Genealogical and Personal History of Fayette County, Pennsylvania, 1912

Bowie Family Biography

John Bowie, the first of his name in the annals of Maryland, came from Scotland, according to family tradition, about the year 1705-06, at the invitation of his maternal uncle, John Smith, who preceding him many years had settled on the Patuxent river, a few miles above the present village of Nottingham. John Bowie settled in what was then Calvert, now Prince Georges county, Maryland. It was one of the most fertile portions of the state, the principal industry being the raising and shipment of tobacco by means of slave labor. The first mention of John Bowie is in the will of John Smith, bearing date September 23, 1707, in which the testator devised to "My nephew John Bowie my house and lot in Nottingham town a tract of land called "Brookewood," etc., including five hundred and twenty-five acres of land and a large amount of personal property consisting of slaves, stock and four "white indentured servants," John Bowie made his home at "Brookewood " where he built a large house which remained standing a century and a half. It is not known whether any members of John Bowie 's family accompanied him to Maryland, but no one spelling the name Bowie is mentioned in any of the old court or land records of the province prior to 1730. He was very young when he left Scotland. His testimony before a boundary commission in 1751 shows him to have been born in 1688, and he was therefore not of age when his uncle made him his principal legatee. His name constantly appears on the land records of Prince George's county until his death, showing many purchases of property and indicating that at one time he owned five thousand acres of land, much stock, and many slaves. It is not known that he held any public office, but old letters and papers show he was held in high esteem and was a man of importance. His will, executed March 14, 1759, proved April 23, of the same year, began: "1, John Bowie, of the Province of Maryland, gentleman." He is buried with his wife and several of his children at the family estate "Brookewood." In his last illness he was attended by Dr. Richard Brooke, whose bill was fifty dollars.

John Bowie married Mary, daughter of James Mulliken, who lived upon his plantation in Prince George's county, called "The Level." He is said to have emigrated from Scotland about 1650. He died in 1715. Children of John Bowie: 1. John (2), of whom further. 2. Eleanor, born 1709, married (first) Benjamin Brooke, (second) Edward Claggett, (third) a Mr. Skinner. 3. James, born 1714; he received a tract of land from his father called "Craycroft's Right," adjoining Mount Calvert Manor; he died September, 1744; his will, witnessed by his parents and Richard Keene, is the first Bowie will recorded in Maryland; he married Martha. -. 4. Allan, born 1719, married Mrs. Finch, (second) Susan Fraser. 5. William, born 1721, died 1791; married Margaret Sprigg. 6. Thomas, born 1723, married (first) Esther Sprigg, (second) Hannah Lee. 7. Mary, born 1726, died 1790; married William Beans.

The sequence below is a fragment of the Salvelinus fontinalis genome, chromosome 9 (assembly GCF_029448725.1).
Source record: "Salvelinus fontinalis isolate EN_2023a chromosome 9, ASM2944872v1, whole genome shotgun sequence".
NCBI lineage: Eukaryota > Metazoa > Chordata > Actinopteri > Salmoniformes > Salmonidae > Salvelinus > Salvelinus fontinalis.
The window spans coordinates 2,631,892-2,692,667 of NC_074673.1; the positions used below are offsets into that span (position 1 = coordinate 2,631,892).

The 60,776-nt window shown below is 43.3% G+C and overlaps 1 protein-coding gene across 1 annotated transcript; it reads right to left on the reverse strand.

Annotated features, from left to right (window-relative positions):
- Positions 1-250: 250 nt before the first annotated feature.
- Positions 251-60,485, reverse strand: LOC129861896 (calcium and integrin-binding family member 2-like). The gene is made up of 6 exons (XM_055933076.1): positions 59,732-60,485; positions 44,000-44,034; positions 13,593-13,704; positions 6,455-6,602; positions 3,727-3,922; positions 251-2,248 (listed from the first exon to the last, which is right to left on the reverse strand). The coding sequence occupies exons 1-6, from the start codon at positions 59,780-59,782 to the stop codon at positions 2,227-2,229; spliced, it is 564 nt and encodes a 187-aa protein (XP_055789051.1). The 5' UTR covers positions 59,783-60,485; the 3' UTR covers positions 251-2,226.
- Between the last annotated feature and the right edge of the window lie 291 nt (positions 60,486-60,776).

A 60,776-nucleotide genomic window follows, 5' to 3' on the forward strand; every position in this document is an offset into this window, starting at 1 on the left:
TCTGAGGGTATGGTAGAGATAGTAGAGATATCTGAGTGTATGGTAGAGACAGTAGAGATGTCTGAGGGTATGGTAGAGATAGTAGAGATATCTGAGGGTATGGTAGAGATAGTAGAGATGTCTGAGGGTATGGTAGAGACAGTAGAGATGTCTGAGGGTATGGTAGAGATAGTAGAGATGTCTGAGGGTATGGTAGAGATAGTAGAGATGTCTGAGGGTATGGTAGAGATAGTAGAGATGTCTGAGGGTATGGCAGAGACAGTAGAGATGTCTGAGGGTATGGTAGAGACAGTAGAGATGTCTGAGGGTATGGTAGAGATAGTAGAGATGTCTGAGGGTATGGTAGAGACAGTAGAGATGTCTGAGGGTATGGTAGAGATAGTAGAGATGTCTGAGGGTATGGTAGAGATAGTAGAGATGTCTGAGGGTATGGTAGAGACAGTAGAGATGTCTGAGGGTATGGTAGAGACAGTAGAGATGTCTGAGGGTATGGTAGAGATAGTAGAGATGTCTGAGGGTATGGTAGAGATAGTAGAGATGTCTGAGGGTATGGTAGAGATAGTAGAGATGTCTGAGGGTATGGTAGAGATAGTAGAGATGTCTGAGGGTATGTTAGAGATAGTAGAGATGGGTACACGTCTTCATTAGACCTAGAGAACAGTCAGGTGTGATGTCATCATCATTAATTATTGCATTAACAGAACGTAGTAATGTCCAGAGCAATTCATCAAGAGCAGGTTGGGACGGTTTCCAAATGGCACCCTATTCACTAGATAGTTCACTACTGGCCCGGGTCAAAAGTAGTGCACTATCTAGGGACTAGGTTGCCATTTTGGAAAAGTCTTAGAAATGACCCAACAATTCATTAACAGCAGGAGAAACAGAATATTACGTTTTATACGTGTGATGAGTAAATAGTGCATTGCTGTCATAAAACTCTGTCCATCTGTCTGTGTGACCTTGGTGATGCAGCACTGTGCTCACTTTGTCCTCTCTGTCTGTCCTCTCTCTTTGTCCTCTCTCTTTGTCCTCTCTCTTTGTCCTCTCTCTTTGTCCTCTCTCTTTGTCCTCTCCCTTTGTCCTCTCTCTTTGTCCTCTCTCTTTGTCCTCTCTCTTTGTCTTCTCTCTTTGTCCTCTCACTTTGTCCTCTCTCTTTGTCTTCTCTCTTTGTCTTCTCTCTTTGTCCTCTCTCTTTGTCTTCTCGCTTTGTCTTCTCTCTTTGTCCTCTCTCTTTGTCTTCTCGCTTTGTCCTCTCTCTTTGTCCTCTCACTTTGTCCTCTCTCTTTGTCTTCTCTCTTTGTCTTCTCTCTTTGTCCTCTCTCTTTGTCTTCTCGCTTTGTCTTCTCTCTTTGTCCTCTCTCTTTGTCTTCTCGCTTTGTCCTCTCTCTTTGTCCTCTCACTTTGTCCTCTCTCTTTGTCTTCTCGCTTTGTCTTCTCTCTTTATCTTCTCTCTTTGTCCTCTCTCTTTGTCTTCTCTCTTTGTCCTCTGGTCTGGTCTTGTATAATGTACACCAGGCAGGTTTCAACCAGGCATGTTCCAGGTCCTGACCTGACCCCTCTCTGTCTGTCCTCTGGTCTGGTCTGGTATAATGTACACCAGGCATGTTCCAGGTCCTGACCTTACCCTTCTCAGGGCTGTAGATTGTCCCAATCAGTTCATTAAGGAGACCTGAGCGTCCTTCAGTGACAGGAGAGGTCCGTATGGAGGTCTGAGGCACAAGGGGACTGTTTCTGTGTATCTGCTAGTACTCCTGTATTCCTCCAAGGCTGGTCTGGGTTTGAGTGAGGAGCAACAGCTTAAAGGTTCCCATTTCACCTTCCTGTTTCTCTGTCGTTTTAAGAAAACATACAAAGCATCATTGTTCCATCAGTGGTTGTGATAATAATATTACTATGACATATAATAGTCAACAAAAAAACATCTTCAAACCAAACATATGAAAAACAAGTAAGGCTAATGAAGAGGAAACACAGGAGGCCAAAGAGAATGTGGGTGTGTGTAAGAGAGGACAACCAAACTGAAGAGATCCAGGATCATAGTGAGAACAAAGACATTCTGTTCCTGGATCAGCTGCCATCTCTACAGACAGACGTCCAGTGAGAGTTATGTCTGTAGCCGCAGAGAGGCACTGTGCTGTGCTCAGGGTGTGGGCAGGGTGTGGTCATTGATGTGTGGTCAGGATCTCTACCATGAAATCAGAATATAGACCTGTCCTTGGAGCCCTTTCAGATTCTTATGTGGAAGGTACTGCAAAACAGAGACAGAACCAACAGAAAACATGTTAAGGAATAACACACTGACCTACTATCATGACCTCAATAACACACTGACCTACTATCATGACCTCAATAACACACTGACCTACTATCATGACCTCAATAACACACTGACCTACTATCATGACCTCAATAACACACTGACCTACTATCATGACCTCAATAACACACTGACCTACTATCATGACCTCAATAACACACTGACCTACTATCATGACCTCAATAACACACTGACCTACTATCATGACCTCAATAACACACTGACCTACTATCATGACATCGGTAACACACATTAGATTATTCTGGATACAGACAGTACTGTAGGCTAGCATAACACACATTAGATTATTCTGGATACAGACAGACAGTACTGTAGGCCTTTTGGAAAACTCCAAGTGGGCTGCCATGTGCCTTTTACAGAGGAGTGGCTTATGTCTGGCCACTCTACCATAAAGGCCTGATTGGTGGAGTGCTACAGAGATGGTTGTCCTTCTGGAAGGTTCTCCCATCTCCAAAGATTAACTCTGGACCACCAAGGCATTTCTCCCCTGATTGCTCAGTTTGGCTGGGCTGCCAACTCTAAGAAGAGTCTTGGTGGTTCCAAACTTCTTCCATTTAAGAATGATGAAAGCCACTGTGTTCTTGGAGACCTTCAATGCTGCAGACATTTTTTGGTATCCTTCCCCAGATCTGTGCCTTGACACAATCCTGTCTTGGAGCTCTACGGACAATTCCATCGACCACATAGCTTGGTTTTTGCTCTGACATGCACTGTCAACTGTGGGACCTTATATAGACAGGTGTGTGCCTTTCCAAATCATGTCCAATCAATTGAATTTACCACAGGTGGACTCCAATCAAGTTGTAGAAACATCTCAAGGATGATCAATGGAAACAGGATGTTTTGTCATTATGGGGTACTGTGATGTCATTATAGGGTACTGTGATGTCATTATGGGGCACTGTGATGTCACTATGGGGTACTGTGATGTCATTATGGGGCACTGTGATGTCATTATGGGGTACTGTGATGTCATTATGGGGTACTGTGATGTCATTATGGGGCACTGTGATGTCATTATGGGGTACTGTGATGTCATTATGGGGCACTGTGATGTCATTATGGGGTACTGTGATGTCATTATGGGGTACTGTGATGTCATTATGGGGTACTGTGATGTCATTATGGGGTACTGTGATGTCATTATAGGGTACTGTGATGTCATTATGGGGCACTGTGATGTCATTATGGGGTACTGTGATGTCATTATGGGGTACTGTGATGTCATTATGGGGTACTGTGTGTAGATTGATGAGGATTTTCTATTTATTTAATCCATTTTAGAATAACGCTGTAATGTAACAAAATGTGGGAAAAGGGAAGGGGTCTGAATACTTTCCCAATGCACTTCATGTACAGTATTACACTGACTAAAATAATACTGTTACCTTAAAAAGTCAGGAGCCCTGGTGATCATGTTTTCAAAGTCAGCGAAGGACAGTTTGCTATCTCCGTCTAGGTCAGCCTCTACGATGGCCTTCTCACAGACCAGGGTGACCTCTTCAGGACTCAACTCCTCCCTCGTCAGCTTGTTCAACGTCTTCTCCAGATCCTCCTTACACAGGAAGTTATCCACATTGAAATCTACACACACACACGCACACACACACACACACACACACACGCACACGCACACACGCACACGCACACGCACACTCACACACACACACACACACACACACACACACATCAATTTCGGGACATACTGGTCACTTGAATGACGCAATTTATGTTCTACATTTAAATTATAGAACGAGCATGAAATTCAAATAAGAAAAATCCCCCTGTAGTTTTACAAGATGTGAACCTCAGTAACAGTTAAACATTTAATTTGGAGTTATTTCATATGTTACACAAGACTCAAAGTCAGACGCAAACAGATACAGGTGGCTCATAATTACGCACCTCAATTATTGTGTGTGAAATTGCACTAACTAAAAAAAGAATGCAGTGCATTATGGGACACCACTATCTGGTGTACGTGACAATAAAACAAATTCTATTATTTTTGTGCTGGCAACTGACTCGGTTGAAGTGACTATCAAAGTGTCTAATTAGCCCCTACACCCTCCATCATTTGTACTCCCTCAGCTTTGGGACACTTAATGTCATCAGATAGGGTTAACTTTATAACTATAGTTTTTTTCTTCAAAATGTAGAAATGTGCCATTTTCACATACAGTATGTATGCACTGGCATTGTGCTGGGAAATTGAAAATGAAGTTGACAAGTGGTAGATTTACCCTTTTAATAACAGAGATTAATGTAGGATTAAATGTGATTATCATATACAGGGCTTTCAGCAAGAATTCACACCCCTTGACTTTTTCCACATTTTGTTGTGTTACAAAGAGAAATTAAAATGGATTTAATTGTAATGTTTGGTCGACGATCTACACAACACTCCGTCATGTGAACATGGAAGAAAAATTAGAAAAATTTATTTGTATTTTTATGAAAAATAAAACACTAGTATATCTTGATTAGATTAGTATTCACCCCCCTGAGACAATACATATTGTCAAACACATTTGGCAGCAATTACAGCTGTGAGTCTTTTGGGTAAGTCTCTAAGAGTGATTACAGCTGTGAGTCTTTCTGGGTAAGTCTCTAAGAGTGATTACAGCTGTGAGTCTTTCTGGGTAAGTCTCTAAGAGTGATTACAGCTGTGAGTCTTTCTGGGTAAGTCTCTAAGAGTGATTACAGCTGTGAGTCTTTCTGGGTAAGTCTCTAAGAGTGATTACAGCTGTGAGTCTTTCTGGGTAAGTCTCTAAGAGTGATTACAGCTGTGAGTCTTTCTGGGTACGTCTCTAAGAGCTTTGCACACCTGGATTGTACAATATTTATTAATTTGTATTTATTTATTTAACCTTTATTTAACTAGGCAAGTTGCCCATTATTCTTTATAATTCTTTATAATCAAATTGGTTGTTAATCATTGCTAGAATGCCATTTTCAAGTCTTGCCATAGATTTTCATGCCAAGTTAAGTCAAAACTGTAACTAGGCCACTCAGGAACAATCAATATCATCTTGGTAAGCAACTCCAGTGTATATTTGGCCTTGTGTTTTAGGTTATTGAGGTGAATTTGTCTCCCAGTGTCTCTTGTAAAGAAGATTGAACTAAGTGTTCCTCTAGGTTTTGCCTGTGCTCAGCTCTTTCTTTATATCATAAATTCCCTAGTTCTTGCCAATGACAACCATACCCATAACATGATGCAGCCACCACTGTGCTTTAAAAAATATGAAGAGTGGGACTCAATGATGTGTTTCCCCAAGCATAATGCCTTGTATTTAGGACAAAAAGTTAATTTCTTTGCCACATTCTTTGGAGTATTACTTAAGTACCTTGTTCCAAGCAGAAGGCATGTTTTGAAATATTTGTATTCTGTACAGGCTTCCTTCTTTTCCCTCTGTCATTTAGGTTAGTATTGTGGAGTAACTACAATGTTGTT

(II) John (2) eldest son of John (1) and Mary (Mulliken) Bowie, was born at "Brookewood," in Nottingham district, Prince George's county, Maryland, about 1708. In 1729 he married, receiving lands with his wife, and in 1730 the father entailed upon him the plantation called "Thorpland," land left his mother by her father's uncle, John Smith, that is yet owned by descendants. He also received by his second wife a plantation in Queen Anne parish. In 1747 he still further increased his large real estate holdings by the purchase of a plantation called "The Hermitage," lying about twelve miles north of the present city of Washington, D. C., in Frederick, now Montgomery county, a property yet owned by his descendants. On November 29, 1752, he executed a will in which he refers to himself as being "in a low and languid state of health, but of sound mind." This will was probated February, 1753. He did not mention his eldest son by first wife or the entailed property "Thorpland." His son Allen was given "The Hermitage," and his other two sons, James and John, land in Prince George's county, called "Pine Thicket" and "Pine Thicket enlarged." Personal property was left his daughter, and a small provision was made for an expected child then unborn. He is said to have been buried at "Thorpland."